Guest Column

Senator Seeks to Kill Taxpayer Protections, Help Scammers

The conservative thing to do is support these fiscally responsible, common-sense reforms that can help keep our tax bills from going up

By David Jenkins

Senator Steve Daines (R-MT) has introduced a resolution (S.J. Res. 78) in Congress that would kill new oil and gas reforms designed to protect U.S. taxpayers. Those reforms, recently finalized in a rule by the Department of Interior (DOI), include fiscally conservative measures first proposed by the Reagan Administration.

This rule that Senator Daines wants to kill includes bonding reform that will finally address the scourge of abandoned and orphaned oil and gas wells that are costing us taxpayers billions of dollars.

How bad is this orphaned well problem? There are more than 130,000 documented orphaned wells across the country, with some estimates putting the actual number at over 3 million. This, despite the fact that drilling companies promise to plug and clean up wells as a condition of their drilling permit.

The 2021 bipartisan infrastructure law included $4.7 billion of our tax dollars to plug and clean up orphaned wells, and that amount is proving to be just a drop in the preverbal bucket. It will take at least three times that just to clean up the orphaned wells documented so far.

American taxpayers are victims of a scheme where companies extract oil and gas, along with the profits, from state and federal public lands — lands that belong to all of us — then purposely leave us on the hook for the reclamation costs, which can be more than $100,000 per well.

This deliberate scheme functions a bit like a shell game. Often, a group of individuals will own numerous companies, utilize one company to lease, drill, and produce, and then use bankruptcy or ownership transfer to get out of the clean-up obligation. They then repeat the process under a different company.

A recent example of how this scheme works is the subject of an ongoing lawsuit in Colorado. The complaint alleges that HRM Resources LLC serves as a middleman company that accumulates depleted oil wells and then transfers those wells to companies structured to go bankrupt. At issue in the suit are 200 wells that HRM transferred to a shell company called Painted Pegasus, which subsequently filed for bankruptcy.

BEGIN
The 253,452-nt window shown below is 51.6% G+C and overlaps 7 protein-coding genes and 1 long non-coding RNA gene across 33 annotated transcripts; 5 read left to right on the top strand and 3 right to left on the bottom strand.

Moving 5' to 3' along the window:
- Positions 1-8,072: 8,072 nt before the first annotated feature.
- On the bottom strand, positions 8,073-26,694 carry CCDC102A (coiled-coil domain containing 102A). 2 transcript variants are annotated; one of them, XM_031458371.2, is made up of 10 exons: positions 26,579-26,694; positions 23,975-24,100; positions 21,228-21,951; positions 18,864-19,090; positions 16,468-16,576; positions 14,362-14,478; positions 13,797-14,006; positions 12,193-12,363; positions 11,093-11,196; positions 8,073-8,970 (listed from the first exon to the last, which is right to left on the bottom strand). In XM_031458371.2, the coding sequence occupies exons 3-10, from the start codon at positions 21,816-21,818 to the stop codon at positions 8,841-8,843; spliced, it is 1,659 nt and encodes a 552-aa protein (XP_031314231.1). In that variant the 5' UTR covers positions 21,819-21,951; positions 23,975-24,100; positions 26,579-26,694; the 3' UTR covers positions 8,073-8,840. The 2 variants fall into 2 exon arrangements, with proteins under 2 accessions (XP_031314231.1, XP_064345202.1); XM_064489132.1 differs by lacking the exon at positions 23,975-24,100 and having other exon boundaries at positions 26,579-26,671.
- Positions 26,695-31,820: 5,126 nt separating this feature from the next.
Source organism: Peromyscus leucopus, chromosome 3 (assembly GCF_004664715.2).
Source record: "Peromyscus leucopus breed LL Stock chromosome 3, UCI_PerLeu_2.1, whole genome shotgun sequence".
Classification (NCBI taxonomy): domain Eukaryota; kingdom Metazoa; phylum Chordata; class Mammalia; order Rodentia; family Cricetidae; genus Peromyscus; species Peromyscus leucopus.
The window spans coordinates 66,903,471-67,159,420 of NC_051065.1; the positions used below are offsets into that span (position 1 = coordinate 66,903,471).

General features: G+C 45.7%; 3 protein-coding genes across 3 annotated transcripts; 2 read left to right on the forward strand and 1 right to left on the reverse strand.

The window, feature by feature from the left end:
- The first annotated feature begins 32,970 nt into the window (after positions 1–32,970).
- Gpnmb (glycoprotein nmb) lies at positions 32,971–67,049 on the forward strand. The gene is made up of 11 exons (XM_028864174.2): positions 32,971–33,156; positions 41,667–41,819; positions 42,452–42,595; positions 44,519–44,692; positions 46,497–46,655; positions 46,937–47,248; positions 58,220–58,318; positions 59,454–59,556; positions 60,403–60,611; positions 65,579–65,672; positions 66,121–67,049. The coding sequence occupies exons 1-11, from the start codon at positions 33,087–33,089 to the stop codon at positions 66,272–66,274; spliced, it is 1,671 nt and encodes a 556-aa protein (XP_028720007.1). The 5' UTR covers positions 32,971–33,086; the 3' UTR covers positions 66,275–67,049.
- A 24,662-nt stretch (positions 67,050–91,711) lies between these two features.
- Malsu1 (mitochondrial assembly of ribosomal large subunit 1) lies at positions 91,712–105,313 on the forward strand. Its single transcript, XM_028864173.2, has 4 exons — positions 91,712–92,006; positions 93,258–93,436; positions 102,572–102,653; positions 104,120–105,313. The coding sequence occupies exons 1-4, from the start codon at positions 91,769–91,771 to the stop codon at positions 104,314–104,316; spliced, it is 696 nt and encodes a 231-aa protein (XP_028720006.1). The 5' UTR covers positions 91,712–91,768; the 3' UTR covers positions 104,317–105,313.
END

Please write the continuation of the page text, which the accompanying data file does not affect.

Given the huge number of existing wells — more than 96,000 on federal public land alone — the potential taxpayer exposure is mind-boggling—easily in the tens of billions.

The new bonding requirements will greatly reduce that taxpayer exposure by ensuring that the companies doing the drilling, and profiting from it, honor their promise to plug and clean up well sites when they are finished.

So why would someone like Senator Daines, who claims to be a fiscal conservative, side with scammers and oppose protecting taxpayers from fraud that is costing us billions?

Someone should ask him.

His resolution, along with his partner Lauren Boebert’s (R-CO) companion resolution in the House of Representatives, is nothing short of fiscal malpractice. He is siding with industry bad actors and trying to give them license to keep ripping off average taxpayers like you and me.

Rolling back these reforms also represents a massive subsidy for the oil industry, making the $535 million Solyndra boondoggle pale by comparison.

Other reforms contained in the DOI rule were passed by Congress and are also designed to protect taxpayers.

For example, the rule will increase the royalty rate for oil drilled on federally managed lands from 12.5% to 16.67%, making it exactly the same as the rate Montana charges for oil and gas produced from state lands — and much less than the 25% rate Texas charges.

The conservative thing to do is support these fiscally responsible, common-sense reforms that can help keep our tax bills from going up.

Unfortunately, Daines and Boebert have chosen a different path. They have chosen to do the bidding of special interest cheats who are addicted to evading responsibility and shifting their cost burden onto the rest of us.

It’s the worst kind of swamp politics, and there’s nothing remotely conservative about it. 

David Jenkins is president of Conservatives for Responsible Stewardship, a national organization with members in Montana.